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Towards a more sustainable management of flower waste


Environmental Manager at Mester Grønn, Henrik Jagland, and Senior Researcher at NIBIO, Trine Eggen. Photo: Kathrine Torday Gulden

Every year, thousands of tonnes of plant material are discarded by flower retailers across Norway. In collaboration with industrial partners, NIBIO is attempting to find methods for a more sustainable management of plant waste.

Mester Grønn, a Norwegian flower chain, is headquartered at Liertoppen in Buskerud in Eastern Norway. Flowers and plants from both domestic and international sources arrive here for further distribution to the chain's retailers. However, before the roses are packaged and sent off for sale, the bottom five centimetres of their stems are cut off and handled further by a waste management company.

"In rose trimmings alone, we are looking at approximately 100 tonnes of waste per year. This is in addition to large amounts of plant waste from our shops," says Henrik Jagland, environmental manager for Mester Grønn.

I denne maskinen hos Mester Grønn blir de nederste centimeterne av rosestilkene skåret av. Foto: Kathrine Torday Gulden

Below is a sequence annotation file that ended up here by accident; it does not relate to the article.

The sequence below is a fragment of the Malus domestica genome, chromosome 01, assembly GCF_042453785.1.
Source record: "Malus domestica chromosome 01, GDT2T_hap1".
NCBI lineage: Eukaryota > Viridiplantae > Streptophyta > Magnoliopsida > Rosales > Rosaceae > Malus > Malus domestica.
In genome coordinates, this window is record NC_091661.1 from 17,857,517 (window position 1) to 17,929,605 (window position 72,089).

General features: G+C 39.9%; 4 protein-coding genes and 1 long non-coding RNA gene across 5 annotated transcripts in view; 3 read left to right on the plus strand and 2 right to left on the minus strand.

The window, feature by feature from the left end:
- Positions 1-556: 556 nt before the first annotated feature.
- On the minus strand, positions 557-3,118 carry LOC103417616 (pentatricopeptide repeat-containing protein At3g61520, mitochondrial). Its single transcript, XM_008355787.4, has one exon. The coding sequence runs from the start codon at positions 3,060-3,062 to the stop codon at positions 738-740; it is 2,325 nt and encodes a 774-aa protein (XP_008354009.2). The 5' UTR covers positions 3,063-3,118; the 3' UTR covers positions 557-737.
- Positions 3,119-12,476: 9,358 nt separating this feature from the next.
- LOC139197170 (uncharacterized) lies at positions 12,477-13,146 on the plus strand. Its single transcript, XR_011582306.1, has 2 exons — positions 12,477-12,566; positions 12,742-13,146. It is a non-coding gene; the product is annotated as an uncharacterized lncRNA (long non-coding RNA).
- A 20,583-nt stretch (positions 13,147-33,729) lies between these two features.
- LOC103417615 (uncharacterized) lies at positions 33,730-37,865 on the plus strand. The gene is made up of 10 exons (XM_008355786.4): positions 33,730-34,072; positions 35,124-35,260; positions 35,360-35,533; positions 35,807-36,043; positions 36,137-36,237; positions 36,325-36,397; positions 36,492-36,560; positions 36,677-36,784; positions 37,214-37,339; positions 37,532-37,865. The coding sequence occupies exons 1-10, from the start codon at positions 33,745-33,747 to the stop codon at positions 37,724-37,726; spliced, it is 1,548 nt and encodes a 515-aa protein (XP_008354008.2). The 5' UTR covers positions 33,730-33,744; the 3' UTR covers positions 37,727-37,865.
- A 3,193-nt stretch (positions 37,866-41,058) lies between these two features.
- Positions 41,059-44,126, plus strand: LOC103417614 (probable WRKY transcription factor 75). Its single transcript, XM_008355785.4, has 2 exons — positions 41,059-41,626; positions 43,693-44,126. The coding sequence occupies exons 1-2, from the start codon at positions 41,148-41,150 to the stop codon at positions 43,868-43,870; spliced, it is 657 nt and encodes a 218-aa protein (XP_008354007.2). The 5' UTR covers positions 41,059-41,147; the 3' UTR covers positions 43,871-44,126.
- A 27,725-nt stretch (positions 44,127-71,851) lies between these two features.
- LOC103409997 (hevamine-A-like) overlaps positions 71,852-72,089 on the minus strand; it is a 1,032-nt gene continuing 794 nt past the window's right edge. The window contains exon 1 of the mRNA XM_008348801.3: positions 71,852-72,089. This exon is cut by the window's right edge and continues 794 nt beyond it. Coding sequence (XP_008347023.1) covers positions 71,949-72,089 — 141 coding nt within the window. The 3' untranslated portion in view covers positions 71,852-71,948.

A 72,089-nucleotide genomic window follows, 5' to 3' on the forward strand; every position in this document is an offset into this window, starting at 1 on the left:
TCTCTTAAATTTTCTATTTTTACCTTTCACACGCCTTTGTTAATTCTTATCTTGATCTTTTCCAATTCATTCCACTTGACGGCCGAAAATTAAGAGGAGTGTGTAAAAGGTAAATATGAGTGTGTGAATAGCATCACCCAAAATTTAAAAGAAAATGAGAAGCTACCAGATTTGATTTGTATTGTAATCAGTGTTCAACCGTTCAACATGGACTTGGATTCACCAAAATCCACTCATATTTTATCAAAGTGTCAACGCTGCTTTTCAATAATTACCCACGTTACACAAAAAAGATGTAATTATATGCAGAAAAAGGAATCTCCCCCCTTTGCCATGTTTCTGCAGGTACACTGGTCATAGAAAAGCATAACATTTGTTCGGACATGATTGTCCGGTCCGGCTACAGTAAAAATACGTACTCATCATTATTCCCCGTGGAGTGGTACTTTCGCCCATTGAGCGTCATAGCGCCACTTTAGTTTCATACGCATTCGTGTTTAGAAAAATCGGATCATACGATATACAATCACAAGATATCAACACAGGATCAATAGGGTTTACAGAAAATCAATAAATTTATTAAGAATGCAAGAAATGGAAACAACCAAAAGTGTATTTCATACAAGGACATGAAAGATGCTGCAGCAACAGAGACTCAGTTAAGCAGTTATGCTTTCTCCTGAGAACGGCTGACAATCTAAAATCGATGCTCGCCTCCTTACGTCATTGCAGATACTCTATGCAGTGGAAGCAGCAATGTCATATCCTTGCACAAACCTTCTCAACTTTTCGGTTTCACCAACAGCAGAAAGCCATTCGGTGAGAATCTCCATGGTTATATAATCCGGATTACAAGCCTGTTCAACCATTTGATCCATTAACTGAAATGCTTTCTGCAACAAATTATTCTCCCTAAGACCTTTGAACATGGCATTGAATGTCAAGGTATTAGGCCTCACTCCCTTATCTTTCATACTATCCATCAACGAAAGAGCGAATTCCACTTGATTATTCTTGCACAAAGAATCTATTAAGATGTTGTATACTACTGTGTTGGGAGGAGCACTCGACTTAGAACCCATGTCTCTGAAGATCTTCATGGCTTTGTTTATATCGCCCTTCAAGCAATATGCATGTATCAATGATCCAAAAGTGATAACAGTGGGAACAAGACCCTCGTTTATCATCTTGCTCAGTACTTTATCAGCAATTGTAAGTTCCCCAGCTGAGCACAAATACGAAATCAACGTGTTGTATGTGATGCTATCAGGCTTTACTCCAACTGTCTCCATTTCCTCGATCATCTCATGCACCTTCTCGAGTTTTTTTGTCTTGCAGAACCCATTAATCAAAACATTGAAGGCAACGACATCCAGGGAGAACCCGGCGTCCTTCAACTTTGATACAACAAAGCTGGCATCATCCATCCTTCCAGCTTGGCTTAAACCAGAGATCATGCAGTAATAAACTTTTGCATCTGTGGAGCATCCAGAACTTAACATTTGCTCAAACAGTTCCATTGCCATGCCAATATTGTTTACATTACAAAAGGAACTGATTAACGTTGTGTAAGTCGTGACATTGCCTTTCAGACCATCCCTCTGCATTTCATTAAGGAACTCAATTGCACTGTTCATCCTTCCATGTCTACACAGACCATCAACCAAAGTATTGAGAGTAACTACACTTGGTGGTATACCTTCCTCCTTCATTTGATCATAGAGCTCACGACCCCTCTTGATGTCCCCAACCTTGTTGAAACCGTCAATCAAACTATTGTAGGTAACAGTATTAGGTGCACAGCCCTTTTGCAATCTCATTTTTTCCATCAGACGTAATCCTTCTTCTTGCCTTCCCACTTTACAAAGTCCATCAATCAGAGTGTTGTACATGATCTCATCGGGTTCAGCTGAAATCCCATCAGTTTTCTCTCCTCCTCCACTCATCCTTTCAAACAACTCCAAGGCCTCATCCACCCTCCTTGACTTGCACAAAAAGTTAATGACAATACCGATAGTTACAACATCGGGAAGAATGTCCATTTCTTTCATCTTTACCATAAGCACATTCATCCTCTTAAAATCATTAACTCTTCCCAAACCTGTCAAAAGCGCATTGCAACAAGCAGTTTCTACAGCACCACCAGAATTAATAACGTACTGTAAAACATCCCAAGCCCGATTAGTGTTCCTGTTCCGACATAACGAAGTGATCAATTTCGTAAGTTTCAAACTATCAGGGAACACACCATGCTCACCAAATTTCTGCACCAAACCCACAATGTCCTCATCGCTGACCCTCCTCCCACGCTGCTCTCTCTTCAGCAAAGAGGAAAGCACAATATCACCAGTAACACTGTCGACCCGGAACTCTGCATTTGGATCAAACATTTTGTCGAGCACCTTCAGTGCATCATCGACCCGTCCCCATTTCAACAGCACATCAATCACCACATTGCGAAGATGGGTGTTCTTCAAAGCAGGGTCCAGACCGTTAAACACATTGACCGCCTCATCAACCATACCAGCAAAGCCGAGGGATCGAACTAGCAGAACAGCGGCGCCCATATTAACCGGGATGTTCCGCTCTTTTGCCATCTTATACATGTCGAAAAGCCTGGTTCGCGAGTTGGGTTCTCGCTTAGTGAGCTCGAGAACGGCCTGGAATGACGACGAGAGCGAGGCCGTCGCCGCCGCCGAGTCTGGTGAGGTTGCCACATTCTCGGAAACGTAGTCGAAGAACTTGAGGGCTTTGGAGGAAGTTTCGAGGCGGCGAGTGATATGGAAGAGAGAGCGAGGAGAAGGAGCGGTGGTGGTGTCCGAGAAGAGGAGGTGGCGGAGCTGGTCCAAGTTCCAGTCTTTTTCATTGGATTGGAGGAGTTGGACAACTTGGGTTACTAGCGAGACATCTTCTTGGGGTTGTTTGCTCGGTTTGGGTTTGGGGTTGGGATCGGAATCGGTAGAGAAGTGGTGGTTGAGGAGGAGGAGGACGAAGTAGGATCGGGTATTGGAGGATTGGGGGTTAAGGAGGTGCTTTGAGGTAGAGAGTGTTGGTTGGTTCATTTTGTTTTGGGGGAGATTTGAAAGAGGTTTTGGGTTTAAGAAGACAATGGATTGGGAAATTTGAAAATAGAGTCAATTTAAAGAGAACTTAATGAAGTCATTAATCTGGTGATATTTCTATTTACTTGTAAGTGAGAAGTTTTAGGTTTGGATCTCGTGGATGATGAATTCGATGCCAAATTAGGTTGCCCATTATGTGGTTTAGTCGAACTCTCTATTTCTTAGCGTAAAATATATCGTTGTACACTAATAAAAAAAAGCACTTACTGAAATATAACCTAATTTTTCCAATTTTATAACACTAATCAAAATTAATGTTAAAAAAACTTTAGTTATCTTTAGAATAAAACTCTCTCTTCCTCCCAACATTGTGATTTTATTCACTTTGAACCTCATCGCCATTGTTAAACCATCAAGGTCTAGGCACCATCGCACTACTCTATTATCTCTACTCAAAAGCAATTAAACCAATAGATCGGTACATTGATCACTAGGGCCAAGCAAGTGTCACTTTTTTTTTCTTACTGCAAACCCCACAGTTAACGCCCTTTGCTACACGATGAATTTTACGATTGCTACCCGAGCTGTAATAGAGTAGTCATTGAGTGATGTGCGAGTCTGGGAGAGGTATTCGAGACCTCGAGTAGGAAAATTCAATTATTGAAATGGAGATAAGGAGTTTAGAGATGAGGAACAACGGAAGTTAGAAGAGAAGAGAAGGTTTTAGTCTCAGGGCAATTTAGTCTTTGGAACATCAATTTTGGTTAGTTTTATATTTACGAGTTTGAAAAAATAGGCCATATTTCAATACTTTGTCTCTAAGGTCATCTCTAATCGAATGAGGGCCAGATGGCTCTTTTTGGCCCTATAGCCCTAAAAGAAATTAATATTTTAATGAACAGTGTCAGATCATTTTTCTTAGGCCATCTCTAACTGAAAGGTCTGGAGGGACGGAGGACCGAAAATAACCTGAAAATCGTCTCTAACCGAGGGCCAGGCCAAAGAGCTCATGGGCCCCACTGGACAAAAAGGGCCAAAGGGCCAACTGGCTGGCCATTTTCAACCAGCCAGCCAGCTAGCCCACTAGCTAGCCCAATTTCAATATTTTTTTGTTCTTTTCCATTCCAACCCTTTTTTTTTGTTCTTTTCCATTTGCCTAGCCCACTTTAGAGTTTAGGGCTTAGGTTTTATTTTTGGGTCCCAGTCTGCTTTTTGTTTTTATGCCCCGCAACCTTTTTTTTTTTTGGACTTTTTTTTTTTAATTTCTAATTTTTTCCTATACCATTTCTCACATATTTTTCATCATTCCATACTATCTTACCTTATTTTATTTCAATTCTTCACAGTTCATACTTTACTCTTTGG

This machine at Mester Grønn cuts off the bottom centimetres of the rose stems. Photo: Kathrine Torday Gulden

"What we are aiming for is a more sustainable and circular approach to waste management, for example by treating it and utilising it as biogas and compost soil," adds Erling Ølstad, CEO of Mester Grønn.

"In addition, we wish to obtain and disseminate new knowledge that can contribute to more environmentally friendly production, both here in Norway and in Kenya and other African countries where the majority of our Fairtrade flowers come from."

Axel Wiig is a gardener who operates Interflora Flower Shop and Horticulture in Mysen. Like Mester Grønn, he is keen on utilising plant waste rather than disposing of it. For many years, he has therefore composted the waste. The finished compost soil is used for the production of flowers, potted plants, and garden plants for sale.

"Composting is a practical and climate-friendly way to get rid of plant waste. In addition, we see that it turns into good soil that we can use in our production," he says.

"Everyone who has the opportunity should have a compost heap in my opinion."

Administrerende direktør hos Mester Grønn, Erling Ølstad. Foto: Kathrine Torday Gulden
CEO at Mester Grønn, Erling Ølstad. Photo: Kathrine Torday Gulden